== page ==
Recruitment Genius: IT Sales Consultant

£35000 - £40000 per annum: Recruitment Genius: This IT support company has a n...

Recruitment Genius: Works Engineer

Negotiable: Recruitment Genius: A works engineer is required in a progressive ...

Day In a Page

Isis profits from destruction of antiquities by selling relics to dealers - and then blowing up the buildings they come from to conceal the evidence of looting

How Isis profits from destruction of antiquities

Robert Fisk on the terrorist group's manipulation of the market to increase the price of artefacts
Labour leadership: Andy Burnham urges Jeremy Corbyn voters to think again in last-minute plea

'If we lose touch we’ll end up with two decades of the Tories'

In an exclusive interview, Andy Burnham urges Jeremy Corbyn voters to think again in last-minute plea
Tunisia fears its Arab Spring could be reversed as the new regime becomes as intolerant of dissent as its predecessor

The Arab Spring reversed

Tunisian protesters fear that a new law will whitewash corrupt businessmen and officials, but they are finding that the new regime is becoming as intolerant of dissent as its predecessor
King Arthur: Legendary figure was real and lived most of his life in Strathclyde, academic claims

Academic claims King Arthur was real - and reveals where he lived

Dr Andrew Breeze says the legendary figure did exist – but was a general, not a king
Who is Oliver Bonas and how has he captured middle-class hearts?

Who is Oliver Bonas?

It's the first high-street store to pay its staff the living wage, and it saw out the recession in style
Earth has 'lost more than half its trees' since humans first started cutting them down

Axe-wielding Man fells half the world’s trees – leaving us just 422 each

However, the number of trees may be eight times higher than previously thought
60 years of Scalextric: Model cars are now stuffed with as much tech as real ones

60 years of Scalextric

Model cars are now stuffed with as much tech as real ones
Theme parks continue to draw in thrill-seekers despite the risks - so why are we so addicted?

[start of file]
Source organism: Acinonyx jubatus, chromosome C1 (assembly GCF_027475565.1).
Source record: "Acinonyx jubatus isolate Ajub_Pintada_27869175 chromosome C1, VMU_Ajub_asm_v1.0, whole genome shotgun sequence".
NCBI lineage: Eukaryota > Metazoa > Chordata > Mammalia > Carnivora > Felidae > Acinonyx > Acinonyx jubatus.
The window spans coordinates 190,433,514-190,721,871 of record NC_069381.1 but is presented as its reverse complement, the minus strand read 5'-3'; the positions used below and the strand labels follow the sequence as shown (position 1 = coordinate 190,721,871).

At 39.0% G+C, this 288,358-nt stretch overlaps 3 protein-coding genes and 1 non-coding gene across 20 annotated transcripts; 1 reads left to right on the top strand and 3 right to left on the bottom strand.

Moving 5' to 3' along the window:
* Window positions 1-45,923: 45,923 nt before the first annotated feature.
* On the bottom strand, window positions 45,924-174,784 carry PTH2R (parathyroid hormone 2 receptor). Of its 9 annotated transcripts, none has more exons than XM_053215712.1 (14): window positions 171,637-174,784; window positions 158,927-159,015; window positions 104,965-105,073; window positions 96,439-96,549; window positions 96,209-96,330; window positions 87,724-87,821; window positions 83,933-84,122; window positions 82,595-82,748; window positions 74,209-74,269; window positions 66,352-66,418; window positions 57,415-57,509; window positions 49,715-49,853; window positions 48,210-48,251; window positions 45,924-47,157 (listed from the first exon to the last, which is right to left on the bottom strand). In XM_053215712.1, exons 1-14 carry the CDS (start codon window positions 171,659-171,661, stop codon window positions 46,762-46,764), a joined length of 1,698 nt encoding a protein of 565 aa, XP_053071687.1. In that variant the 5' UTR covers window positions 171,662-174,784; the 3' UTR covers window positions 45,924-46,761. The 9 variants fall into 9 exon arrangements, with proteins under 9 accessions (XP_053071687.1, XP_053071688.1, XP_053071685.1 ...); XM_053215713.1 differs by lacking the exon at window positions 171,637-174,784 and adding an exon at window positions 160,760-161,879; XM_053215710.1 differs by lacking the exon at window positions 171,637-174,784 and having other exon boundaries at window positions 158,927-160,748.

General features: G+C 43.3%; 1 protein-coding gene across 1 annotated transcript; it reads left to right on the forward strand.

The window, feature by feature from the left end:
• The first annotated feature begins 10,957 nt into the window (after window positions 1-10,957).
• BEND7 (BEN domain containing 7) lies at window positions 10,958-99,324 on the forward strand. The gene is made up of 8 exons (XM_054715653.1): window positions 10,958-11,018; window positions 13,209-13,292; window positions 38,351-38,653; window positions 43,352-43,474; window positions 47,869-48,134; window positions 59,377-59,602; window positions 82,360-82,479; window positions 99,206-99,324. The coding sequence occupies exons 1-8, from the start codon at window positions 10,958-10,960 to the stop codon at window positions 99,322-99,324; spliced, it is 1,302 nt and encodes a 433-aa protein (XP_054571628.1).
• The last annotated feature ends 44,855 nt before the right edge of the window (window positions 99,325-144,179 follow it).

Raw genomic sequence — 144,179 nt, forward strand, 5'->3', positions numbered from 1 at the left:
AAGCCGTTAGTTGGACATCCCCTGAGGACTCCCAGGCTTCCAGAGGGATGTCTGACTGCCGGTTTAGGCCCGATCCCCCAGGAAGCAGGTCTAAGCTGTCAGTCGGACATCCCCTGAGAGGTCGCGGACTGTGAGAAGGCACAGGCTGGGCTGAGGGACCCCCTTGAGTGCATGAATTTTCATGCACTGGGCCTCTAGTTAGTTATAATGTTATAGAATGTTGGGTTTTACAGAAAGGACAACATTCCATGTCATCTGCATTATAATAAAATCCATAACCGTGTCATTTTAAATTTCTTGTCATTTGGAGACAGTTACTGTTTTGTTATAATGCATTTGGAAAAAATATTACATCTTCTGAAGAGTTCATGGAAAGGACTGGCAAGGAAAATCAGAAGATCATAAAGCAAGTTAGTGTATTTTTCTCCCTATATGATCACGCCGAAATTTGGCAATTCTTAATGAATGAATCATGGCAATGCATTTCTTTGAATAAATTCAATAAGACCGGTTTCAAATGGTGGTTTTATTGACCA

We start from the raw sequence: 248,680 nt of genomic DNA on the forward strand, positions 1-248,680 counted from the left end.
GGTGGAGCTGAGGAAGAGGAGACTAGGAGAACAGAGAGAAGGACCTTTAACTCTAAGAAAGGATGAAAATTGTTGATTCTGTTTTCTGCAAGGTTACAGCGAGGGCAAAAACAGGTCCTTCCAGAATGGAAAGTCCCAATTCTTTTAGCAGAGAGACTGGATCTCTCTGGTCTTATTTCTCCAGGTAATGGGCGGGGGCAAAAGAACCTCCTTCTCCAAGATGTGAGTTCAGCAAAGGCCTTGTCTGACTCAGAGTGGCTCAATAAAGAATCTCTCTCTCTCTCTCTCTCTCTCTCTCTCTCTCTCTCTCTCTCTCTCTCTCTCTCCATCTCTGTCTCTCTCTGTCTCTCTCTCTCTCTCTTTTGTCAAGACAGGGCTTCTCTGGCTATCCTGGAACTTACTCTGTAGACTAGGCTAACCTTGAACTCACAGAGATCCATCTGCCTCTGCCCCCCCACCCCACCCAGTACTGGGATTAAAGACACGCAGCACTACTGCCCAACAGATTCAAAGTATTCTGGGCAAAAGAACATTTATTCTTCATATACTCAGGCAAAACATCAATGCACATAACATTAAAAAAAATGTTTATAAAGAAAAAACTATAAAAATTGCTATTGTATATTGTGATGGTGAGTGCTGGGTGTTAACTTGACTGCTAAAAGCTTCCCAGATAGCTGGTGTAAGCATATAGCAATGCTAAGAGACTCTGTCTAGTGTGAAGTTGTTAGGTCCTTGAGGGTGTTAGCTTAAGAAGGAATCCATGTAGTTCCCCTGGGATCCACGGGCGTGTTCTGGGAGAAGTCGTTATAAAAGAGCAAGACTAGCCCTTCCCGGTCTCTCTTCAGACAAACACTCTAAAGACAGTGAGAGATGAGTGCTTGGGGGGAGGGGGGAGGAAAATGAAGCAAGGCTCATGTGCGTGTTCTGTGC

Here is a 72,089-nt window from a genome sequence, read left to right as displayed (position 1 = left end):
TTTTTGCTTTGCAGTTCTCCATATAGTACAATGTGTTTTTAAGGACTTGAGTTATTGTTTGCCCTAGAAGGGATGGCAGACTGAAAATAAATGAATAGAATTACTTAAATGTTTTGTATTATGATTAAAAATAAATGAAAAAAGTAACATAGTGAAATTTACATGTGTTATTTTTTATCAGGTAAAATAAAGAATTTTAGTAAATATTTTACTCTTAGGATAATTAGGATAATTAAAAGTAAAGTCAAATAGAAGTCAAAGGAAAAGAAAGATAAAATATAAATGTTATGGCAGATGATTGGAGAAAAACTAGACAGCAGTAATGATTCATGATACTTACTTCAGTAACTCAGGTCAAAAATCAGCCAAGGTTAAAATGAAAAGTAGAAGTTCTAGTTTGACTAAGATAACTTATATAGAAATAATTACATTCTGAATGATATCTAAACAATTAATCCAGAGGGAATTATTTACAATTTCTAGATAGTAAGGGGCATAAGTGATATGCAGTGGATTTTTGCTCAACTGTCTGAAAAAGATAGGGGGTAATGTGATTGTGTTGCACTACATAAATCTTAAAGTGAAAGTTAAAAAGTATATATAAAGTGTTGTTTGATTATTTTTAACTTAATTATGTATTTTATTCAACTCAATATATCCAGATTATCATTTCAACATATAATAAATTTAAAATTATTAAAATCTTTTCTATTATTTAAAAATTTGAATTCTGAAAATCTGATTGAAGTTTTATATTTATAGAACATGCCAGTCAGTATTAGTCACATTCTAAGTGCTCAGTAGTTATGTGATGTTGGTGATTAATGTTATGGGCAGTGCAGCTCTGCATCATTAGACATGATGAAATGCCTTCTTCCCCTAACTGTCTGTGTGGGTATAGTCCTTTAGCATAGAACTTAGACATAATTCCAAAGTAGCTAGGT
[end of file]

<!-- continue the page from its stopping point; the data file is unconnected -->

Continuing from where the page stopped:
Why are we addicted to theme parks?

Now that Banksy has unveiled his own dystopian version, Christopher Beanland considers the ups and downs of our endless quest for amusement
Tourism in Iran: The country will soon be opening up again after years of isolation

Iran is opening up again to tourists

After years of isolation, Iran is reopening its embassies abroad. Soon, there'll be the chance for the adventurous to holiday there
10 best PS4 games

10 best PS4 games

Can’t wait for the new round of blockbusters due out this autumn? We played through last year’s offering
Transfer window: Ten things we learnt

Ten things we learnt from the transfer window

Record-breaking spending shows FFP restraint no longer applies
Migrant crisis: UN official Philippe Douste-Blazy reveals the harrowing sights he encountered among refugees arriving on Lampedusa

‘Can we really just turn away?’

Dead bodies, men drowning, women miscarrying – a senior UN figure on the horrors he has witnessed among migrants arriving on Lampedusa, and urges politicians not to underestimate our caring nature
Nine of Syria and Iraq's 10 world heritage sites are in danger as Isis ravages centuries of history

Nine of Syria and Iraq's 10 world heritage sites are in danger...

... and not just because of Isis vandalism
Girl on a Plane: An exclusive extract of the novelisation inspired by the 1970 Palestinian fighters hijack

Girl on a Plane

An exclusive extract of the novelisation inspired by the 1970 Palestinian fighters hijack
Why Frederick Forsyth's spying days could spell disaster for today's journalists

Why Frederick Forsyth's spying days could spell disaster for today's journalists

The author of 'The Day of the Jackal' has revealed he spied for MI6 while a foreign correspondent